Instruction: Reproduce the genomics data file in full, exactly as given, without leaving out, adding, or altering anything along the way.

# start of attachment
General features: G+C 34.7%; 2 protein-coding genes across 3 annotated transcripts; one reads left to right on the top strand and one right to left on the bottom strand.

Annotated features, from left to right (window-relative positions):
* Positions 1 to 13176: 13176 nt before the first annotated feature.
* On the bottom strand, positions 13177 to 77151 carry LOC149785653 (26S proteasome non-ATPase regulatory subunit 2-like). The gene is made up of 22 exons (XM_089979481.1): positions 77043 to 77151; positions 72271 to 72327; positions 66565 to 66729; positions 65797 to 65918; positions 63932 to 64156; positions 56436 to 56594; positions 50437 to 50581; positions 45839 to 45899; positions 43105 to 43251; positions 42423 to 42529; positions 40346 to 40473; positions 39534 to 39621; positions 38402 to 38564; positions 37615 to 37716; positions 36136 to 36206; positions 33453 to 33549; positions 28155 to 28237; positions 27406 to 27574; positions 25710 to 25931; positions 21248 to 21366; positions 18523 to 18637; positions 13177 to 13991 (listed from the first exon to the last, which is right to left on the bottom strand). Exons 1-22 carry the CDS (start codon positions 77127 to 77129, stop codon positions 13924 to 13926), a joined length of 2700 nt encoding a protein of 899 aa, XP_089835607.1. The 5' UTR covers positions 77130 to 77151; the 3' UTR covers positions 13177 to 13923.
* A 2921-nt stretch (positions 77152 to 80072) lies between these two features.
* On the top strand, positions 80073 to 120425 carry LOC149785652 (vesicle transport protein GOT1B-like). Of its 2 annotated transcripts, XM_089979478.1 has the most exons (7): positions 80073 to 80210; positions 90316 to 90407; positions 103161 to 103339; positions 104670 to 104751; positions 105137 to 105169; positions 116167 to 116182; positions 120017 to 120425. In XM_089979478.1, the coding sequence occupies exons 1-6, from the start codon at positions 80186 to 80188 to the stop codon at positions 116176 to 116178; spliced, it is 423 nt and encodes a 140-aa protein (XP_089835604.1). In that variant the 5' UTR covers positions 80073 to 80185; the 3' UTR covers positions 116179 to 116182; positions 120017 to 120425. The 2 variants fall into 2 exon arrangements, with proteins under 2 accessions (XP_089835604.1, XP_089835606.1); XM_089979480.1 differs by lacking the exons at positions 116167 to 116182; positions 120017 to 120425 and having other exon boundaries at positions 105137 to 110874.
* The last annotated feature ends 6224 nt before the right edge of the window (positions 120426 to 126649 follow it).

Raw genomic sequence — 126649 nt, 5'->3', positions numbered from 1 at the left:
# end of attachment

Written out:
General features: G+C 34.7%; 2 protein-coding genes across 3 annotated transcripts; one reads left to right on the top strand and one right to left on the bottom strand.

Annotated features, from left to right (window-relative positions):
* Positions 1 to 13176: 13176 nt before the first annotated feature.
* On the bottom strand, positions 13177 to 77151 carry LOC149785653 (26S proteasome non-ATPase regulatory subunit 2-like). The gene is made up of 22 exons (XM_089979481.1): positions 77043 to 77151; positions 72271 to 72327; positions 66565 to 66729; positions 65797 to 65918; positions 63932 to 64156; positions 56436 to 56594; positions 50437 to 50581; positions 45839 to 45899; positions 43105 to 43251; positions 42423 to 42529; positions 40346 to 40473; positions 39534 to 39621; positions 38402 to 38564; positions 37615 to 37716; positions 36136 to 36206; positions 33453 to 33549; positions 28155 to 28237; positions 27406 to 27574; positions 25710 to 25931; positions 21248 to 21366; positions 18523 to 18637; positions 13177 to 13991 (listed from the first exon to the last, which is right to left on the bottom strand). Exons 1-22 carry the CDS (start codon positions 77127 to 77129, stop codon positions 13924 to 13926), a joined length of 2700 nt encoding a protein of 899 aa, XP_089835607.1. The 5' UTR covers positions 77130 to 77151; the 3' UTR covers positions 13177 to 13923.
* A 2921-nt stretch (positions 77152 to 80072) lies between these two features.
* On the top strand, positions 80073 to 120425 carry LOC149785652 (vesicle transport protein GOT1B-like). Of its 2 annotated transcripts, XM_089979478.1 has the most exons (7): positions 80073 to 80210; positions 90316 to 90407; positions 103161 to 103339; positions 104670 to 104751; positions 105137 to 105169; positions 116167 to 116182; positions 120017 to 120425. In XM_089979478.1, the coding sequence occupies exons 1-6, from the start codon at positions 80186 to 80188 to the stop codon at positions 116176 to 116178; spliced, it is 423 nt and encodes a 140-aa protein (XP_089835604.1). In that variant the 5' UTR covers positions 80073 to 80185; the 3' UTR covers positions 116179 to 116182; positions 120017 to 120425. The 2 variants fall into 2 exon arrangements, with proteins under 2 accessions (XP_089835604.1, XP_089835606.1); XM_089979480.1 differs by lacking the exons at positions 116167 to 116182; positions 120017 to 120425 and having other exon boundaries at positions 105137 to 110874.
* The last annotated feature ends 6224 nt before the right edge of the window (positions 120426 to 126649 follow it).

Raw genomic sequence — 126649 nt, 5'->3', positions numbered from 1 at the left: